You were really on the cutting edge when you could actually do the text page where you called somebody and told them what you wanted and they typed it in and they sent it to somebody’s pager. You know what I mean? Like – it was a crazy – like an operator, that’s who did it. All that to say that in and of itself it’s changed – technology has come a long way in really just about a decade and a half. I mean, it’s pretty amazing how quickly it’s changed. The way that I see that it’s changed, I think you’re right. I think that it has changed for the better in a lot of ways, to me, especially for bands who may be smaller and don’t have quite the audience or the stage necessarily that some of the larger bands have, but I think one of the main ways that’s changed, I mean, it seems for me, is that when I first started playing music, I mean, I was one of the few Christian acts that really toured nonstop. You know, not because I thought, “Wow, this is a good marketing strategy,” but because that’s all I knew. You know, I thought, “Well, I’ve got an independent record,” it was 1996, “How are people going to hear this if I don’t get out and play songs for people?”

Jacob: Right.

Bebo: You know what I mean? And so I spent 250 days a year on a road for the first seven or eight years of playing music.

Jacob: Oh wow.

Bebo: As a single guy in my twenties, that was a blast and it was fun. The thing is, now it kind of seems to me that markets, every market that you go to, is inundated with people that are touring, and everybody is out – I mean, back in the day me and people like Jars of Clay and Caedmon’s Call and random independent bands from back then were the only people that really – we were all playing – just come out of college, so we were all touring and playing music and that’s kind of what we did, and it was kind of nonstop.  There were definitely Christian concert tours back then but they were kind of small – not small, but they were very segmented. Just, you know, they would do 20, 30 cities in the spring and 20, 30 cities in the fall and that was kind of it for them and, anyway, long and short is that I feel like everybody tours now, everybody plays music. I feel like people are, consumers are – and I use that word loosely, consumers. I mean, fans are almost over-saturated with music at this point, you know, because it’s accessible on every level, so sometimes that can be a little bit difficult, and truth be told, I don’t want to spend quite as much time on the road as I used to as a 36-year-old who has a wife and two kids at home. You know, I certainly love being home as much as I can be. So, for me personally, I love the idea that it has offered me a new avenue to connect with an audience without having to be before them in person, you know, and that’s what things like iTunes and Facebook and, you know, the avenues online and what technology has sort of afforded us. So, all that – a very, very long answer.  Obviously you can weed out most of it, but the bottom line is that I think the opportunities are amazing in terms of being able to connect with people because of technology but it also means that people are, I mean, listeners are really over-saturated with music, to me at this point, and so things can all start to sound the same so I think it requires you being, having a very unique platform to really connect with people at this point on a musical level. So I think it’s important to be true to what you do and really kind of be unique, if that makes any sense, more than ever.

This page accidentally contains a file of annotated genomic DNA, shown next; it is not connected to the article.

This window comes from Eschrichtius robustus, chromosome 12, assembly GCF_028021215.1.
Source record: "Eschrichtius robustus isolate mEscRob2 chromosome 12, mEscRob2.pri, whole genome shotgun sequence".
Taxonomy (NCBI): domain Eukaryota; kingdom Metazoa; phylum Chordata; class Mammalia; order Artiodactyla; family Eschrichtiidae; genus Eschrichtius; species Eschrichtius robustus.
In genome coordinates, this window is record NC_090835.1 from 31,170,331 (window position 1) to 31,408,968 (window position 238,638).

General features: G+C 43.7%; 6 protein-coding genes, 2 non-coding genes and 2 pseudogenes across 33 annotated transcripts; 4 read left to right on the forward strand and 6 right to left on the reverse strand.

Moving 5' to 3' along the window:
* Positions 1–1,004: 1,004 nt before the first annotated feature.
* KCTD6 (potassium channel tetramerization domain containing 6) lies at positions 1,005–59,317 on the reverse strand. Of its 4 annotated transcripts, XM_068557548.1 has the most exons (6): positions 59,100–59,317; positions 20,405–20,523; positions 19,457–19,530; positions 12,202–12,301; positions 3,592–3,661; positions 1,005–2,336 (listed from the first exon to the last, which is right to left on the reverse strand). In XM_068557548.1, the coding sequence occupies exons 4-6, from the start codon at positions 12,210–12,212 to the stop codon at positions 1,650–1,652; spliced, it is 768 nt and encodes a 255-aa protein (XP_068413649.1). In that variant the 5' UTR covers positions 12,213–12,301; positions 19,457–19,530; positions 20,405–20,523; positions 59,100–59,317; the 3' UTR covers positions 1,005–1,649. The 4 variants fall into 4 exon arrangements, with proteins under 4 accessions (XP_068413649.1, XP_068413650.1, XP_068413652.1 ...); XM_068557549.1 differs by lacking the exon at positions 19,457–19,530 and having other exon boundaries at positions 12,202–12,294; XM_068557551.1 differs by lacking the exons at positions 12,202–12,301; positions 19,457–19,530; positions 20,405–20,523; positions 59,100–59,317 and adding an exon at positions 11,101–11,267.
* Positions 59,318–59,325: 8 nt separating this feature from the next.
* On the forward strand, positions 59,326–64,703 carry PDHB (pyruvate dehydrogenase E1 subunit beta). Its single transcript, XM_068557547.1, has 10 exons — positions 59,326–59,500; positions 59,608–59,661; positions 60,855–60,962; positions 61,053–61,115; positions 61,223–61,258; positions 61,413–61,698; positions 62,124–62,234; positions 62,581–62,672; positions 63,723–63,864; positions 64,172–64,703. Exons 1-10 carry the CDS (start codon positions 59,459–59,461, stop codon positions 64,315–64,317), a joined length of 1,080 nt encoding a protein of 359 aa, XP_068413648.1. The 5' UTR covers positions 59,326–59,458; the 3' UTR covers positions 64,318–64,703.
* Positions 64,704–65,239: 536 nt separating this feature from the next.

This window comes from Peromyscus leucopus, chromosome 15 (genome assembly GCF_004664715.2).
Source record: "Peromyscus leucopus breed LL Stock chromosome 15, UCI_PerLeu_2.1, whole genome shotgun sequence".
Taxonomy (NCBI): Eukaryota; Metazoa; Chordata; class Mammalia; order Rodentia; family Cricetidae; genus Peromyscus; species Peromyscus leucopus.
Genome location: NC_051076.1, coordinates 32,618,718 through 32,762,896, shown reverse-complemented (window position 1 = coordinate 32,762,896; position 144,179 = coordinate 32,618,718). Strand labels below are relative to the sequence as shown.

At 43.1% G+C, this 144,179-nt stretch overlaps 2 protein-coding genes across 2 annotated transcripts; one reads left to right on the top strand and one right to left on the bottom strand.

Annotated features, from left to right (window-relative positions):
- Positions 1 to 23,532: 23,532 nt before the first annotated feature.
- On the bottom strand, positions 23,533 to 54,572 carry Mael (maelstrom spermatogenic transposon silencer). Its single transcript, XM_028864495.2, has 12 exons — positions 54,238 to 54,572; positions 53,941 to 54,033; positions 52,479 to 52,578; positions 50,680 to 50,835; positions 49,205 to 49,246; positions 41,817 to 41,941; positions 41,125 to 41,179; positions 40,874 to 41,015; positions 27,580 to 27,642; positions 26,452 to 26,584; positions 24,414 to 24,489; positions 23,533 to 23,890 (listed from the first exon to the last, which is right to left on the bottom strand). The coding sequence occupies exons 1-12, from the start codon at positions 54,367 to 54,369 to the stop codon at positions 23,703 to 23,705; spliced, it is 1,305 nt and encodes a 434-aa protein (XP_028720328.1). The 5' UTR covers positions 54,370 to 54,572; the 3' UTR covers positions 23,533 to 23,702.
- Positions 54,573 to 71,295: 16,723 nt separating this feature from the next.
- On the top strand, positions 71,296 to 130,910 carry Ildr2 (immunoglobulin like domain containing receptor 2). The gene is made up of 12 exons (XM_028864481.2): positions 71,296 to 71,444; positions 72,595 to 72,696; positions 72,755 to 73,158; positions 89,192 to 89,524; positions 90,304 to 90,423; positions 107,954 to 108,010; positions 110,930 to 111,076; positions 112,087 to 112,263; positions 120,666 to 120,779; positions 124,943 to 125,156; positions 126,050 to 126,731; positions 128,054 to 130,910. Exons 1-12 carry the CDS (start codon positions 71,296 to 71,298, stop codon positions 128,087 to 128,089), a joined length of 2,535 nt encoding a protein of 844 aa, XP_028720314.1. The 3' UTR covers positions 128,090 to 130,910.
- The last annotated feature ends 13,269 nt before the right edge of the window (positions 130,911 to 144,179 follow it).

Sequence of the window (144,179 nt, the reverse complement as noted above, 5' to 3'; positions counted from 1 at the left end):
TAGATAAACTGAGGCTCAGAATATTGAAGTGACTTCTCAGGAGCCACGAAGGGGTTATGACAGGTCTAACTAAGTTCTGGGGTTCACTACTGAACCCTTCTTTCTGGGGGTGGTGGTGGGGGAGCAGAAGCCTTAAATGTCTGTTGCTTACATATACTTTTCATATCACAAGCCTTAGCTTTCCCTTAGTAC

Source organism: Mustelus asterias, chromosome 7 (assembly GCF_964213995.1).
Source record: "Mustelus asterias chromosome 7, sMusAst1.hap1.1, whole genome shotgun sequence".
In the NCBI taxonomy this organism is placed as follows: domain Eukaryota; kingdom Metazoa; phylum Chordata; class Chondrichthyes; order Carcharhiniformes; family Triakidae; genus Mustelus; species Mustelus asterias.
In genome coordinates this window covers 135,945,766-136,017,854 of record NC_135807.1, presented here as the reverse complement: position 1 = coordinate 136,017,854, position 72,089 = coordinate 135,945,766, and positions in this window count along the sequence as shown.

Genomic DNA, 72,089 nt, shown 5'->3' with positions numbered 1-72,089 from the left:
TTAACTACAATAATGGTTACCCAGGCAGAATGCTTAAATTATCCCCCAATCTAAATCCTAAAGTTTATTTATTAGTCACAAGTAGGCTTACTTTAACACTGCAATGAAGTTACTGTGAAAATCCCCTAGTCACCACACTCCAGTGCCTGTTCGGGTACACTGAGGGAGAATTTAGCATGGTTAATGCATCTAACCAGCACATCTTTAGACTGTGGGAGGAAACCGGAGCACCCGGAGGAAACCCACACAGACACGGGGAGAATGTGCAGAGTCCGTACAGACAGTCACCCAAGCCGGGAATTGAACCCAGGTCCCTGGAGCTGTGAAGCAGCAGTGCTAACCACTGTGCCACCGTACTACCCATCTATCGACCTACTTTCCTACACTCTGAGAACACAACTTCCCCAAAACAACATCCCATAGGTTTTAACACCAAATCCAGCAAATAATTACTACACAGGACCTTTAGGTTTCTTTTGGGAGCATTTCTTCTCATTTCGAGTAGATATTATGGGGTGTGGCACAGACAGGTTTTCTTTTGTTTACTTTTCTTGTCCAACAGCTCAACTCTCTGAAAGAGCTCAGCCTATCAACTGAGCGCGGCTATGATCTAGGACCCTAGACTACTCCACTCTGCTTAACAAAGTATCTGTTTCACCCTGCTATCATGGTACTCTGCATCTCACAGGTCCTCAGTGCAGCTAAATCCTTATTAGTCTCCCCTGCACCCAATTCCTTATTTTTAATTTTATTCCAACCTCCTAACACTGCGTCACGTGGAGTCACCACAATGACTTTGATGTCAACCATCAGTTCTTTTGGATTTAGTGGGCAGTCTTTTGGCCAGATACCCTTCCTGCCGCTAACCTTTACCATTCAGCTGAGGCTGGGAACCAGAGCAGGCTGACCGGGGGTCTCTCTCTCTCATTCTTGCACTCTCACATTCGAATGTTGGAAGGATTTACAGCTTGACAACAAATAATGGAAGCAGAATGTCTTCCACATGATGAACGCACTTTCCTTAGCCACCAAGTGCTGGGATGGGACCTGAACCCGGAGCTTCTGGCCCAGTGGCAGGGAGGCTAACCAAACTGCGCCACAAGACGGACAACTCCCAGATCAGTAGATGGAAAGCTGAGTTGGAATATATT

Be sure to check out Bebo’s music on his website http://bebonorman.com or on iTunes (of course).

Jacob Riggs is editor of The Brink magazine. http://twitter.com/jacobriggs

Author: Jacob Riggs